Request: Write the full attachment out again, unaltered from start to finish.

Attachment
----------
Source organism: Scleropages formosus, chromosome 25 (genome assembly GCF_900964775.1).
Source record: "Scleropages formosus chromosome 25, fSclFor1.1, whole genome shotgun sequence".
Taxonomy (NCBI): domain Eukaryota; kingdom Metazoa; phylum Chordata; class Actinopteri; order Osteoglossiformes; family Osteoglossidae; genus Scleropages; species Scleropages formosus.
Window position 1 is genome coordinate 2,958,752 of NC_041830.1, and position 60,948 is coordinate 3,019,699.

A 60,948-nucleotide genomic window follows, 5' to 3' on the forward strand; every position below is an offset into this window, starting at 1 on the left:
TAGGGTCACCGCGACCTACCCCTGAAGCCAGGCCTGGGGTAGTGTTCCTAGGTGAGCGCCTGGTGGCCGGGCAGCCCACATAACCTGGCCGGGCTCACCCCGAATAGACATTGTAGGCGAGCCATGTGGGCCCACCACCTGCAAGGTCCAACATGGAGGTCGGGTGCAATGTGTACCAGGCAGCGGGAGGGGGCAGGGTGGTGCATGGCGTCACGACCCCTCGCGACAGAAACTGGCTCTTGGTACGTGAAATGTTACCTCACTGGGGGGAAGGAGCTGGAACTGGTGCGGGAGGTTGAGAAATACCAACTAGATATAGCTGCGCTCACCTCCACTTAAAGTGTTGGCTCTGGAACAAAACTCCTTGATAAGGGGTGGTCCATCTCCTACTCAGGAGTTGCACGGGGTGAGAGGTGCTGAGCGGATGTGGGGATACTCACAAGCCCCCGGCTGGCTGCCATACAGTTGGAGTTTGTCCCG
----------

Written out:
Source organism: Scleropages formosus, chromosome 25 (genome assembly GCF_900964775.1).
Source record: "Scleropages formosus chromosome 25, fSclFor1.1, whole genome shotgun sequence".
Taxonomy (NCBI): domain Eukaryota; kingdom Metazoa; phylum Chordata; class Actinopteri; order Osteoglossiformes; family Osteoglossidae; genus Scleropages; species Scleropages formosus.
Window position 1 is genome coordinate 2,958,752 of NC_041830.1, and position 60,948 is coordinate 3,019,699.

A 60,948-nucleotide genomic window follows, 5' to 3' on the forward strand; every position below is an offset into this window, starting at 1 on the left:
TAGGGTCACCGCGACCTACCCCTGAAGCCAGGCCTGGGGTAGTGTTCCTAGGTGAGCGCCTGGTGGCCGGGCAGCCCACATAACCTGGCCGGGCTCACCCCGAATAGACATTGTAGGCGAGCCATGTGGGCCCACCACCTGCAAGGTCCAACATGGAGGTCGGGTGCAATGTGTACCAGGCAGCGGGAGGGGGCAGGGTGGTGCATGGCGTCACGACCCCTCGCGACAGAAACTGGCTCTTGGTACGTGAAATGTTACCTCACTGGGGGGAAGGAGCTGGAACTGGTGCGGGAGGTTGAGAAATACCAACTAGATATAGCTGCGCTCACCTCCACTTAAAGTGTTGGCTCTGGAACAAAACTCCTTGATAAGGGGTGGTCCATCTCCTACTCAGGAGTTGCACGGGGTGAGAGGTGCTGAGCGGATGTGGGGATACTCACAAGCCCCCGGCTGGCTGCCATACAGTTGGAGTTTGTCCCG